“Until 2010, the average annual cost of leasing 1 hectare of agricultural land did not exceed the equivalent of $40. More recently, however, lease fees have increased to around $70 following a government decision to raise the arbitrarily determined normative value of 1 hectare of farmland, and to increase the minimum land lease fee (to 3% of the land’s normative value),” OSW said.

The boom years of 2000-2008 saw the emergence of large agri-businesses. Fast economic growth and a relatively stable economy led to the consolidation of large amounts of land in the hands of a few dominant companies that have become household names.

The state did its part by introducing some laws that supported the development of the sector. The most significant changes included: the introduction by parliament of the so-called “fixed agricultural tax” in December 1998, VAT rebates, and state subsidies for agricultural production, which mainly benefited the largest players.

“The development of large-scale farms, however, was most directly facilitated by the increasingly appealing export opportunities. Since 2005, global markets have seen a systematic increase in the price of food and agricultural products, which translated into higher prices for the main grains produced in Ukraine: wheat, barley and corn,” says OSW. Over this period the prices for things like grain have effectively doubled, while the price of corn has trebled, due to growing global demand.

As business boomed, the managers of the most successful farms have expanded to an average of 100ha by leasing more land or buying smaller farms, and reinvested their profits in production and developing their own exports. Today, some 16.2% of the farms account for 80% of Ukraine’s agricultural production.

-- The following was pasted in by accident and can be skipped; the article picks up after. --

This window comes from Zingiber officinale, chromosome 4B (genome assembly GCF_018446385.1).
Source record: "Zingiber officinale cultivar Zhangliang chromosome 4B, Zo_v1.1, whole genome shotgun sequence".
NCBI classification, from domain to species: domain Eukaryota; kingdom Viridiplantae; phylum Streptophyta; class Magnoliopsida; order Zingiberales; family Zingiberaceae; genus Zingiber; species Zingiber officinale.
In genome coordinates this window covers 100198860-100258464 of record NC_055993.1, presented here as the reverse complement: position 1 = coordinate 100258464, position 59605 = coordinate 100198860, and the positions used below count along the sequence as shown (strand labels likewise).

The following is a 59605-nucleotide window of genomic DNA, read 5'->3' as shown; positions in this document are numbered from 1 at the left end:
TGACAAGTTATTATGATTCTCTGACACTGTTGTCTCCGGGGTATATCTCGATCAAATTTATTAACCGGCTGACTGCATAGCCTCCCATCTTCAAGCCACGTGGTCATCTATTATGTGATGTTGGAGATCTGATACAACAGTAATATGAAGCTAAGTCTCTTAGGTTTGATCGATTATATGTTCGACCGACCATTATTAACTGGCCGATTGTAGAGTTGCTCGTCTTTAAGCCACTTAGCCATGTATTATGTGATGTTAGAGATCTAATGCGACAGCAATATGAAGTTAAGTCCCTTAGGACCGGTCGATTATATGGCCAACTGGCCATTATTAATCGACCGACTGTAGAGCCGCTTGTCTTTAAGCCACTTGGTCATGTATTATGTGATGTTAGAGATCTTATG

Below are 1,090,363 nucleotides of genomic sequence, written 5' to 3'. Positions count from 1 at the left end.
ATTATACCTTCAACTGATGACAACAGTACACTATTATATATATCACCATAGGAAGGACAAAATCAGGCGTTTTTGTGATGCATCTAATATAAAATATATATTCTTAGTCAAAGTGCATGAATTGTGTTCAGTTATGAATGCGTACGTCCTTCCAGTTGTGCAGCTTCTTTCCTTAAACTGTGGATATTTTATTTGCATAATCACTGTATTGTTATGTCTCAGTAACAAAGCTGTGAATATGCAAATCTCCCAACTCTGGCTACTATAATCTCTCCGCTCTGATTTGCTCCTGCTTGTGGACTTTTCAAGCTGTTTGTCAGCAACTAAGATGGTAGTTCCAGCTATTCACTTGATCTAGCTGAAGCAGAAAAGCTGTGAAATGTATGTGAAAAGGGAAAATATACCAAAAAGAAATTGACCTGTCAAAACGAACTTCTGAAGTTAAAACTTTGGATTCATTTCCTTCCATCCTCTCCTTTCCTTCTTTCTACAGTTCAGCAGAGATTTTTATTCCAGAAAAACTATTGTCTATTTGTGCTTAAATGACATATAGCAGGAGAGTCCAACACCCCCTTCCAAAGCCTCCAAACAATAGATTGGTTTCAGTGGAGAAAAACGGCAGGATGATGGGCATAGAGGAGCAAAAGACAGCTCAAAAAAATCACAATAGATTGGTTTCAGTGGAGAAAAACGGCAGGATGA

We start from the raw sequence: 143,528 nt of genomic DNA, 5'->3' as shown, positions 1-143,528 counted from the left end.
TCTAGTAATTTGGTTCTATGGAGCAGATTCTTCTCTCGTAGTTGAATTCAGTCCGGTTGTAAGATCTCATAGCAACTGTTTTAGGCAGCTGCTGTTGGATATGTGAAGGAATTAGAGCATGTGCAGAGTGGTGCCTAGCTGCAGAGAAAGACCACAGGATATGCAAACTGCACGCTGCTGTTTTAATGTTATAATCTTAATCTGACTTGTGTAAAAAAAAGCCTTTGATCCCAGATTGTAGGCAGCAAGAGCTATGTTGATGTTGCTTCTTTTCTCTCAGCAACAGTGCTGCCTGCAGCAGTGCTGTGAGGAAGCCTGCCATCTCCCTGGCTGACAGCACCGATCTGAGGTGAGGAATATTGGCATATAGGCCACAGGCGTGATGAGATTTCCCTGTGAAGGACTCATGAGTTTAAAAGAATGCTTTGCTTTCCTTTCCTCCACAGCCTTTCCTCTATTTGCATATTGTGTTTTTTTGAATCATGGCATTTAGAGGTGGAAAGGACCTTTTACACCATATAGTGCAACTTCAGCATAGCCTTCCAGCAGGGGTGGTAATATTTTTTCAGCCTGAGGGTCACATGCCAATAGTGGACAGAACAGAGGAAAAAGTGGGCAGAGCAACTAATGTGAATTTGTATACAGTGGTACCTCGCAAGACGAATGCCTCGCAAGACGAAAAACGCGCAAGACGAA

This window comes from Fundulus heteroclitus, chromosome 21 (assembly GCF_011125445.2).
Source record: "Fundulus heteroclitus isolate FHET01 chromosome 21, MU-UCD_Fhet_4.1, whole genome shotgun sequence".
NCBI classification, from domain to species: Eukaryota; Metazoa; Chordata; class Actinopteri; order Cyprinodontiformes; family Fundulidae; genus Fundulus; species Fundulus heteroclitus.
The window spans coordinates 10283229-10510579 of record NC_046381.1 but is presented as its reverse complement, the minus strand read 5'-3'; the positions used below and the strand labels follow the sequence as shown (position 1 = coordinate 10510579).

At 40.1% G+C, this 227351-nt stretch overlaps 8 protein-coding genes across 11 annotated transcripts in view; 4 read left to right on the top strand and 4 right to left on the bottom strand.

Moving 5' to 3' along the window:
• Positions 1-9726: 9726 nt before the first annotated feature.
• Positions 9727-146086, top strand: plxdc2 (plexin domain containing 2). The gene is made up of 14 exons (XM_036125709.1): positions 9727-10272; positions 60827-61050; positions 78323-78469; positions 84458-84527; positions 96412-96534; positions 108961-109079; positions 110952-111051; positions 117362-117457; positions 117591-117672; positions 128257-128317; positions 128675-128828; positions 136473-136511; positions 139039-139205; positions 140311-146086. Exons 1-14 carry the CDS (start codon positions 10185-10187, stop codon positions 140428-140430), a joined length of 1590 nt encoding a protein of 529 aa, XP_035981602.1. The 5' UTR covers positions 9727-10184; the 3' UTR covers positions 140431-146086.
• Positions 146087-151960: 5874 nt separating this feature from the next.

The largest of these firms to emerge is UkrLandFarming, which operates across an area of 670,000 hectares, making it the world’s eighth biggest agricultural holding by land size, according to OSW. UkrLandFarming remains unmatched even by the largest agricultural companies in Russia – despite Russia’s unrestricted land market. UkrLandFarming is owned by Oleg Bakhmatyuk, who began his career in the late 1990s as a manager in Itera, a Russian gas trader with links to the former Gazprom management.

However, more recently Ukraine’s biggest oligarchs, most of whom made their money in metals and finance, have become more active in agriculture.

Oligarchs who already own large agricultural holdings are: Ihor Kolomoisky (120,000 hectares), former acting prime minister Yuhym Zviahilsky, who has close links to President Petro Poroshenko (62,000 hectares), and Poroshenko himself (96,000 hectares). Interpipe’s Viktor Pinchuk has also expressed an interest in investing in agriculture, while Dmytro Firtash established the holding DF Agro in 2001, and has so far invested his money in the production of vegetables. In 2011, Rinat Akhmetov, Ukraine’s wealthiest businessman and one of the sponsors of the former ruling Party of Regions, together with his business partner Vadim Novinsky, created HarvEast Holding, based on the agricultural assets of the Ilyich Iron and Steel Works (200,000ha), but most of this land was in the disputed Donbas and Crimea regions. 

The 10 largest Ukrainian agricultural holdings currently control more than 3.1mn hectares of land, or more than 15% of Ukraine’s total farmland.

And ironically the very fertility of the lands has lead to some major distortions in the sector, the most notable of which is Ukraine produces very little beef, but huge amounts of poultry and lots of pork.

“No farmer in his right mind would grow pasture for beef. The land is far too productive to grow grass for cows. If you want to produce protein then you grow grain and feed it to chickens and pigs,” says Leonid Kozachenko, president of the All-Ukrainian public organisation Ukrainian Agrarian Confederation. “Ukraine is the biggest and more efficient chicken producer in all Europe.”

Most of Ukraine’s meat is imported and subsidised by the government. And changes to the market are also impeding the production of beef. Milk prices have fallen dramatically in the last few years.

“Agriculture is not a potential. It is already an opportunity. Ukraine has world-beating agricultural production and our leading companies have done it on their own as unlike Europe, we have no agricultural subsidies,” says UkraineInvest director Bilak. “The companies have to innovate and compete and agricultural products already accounted for 38% of our exports in 2016.”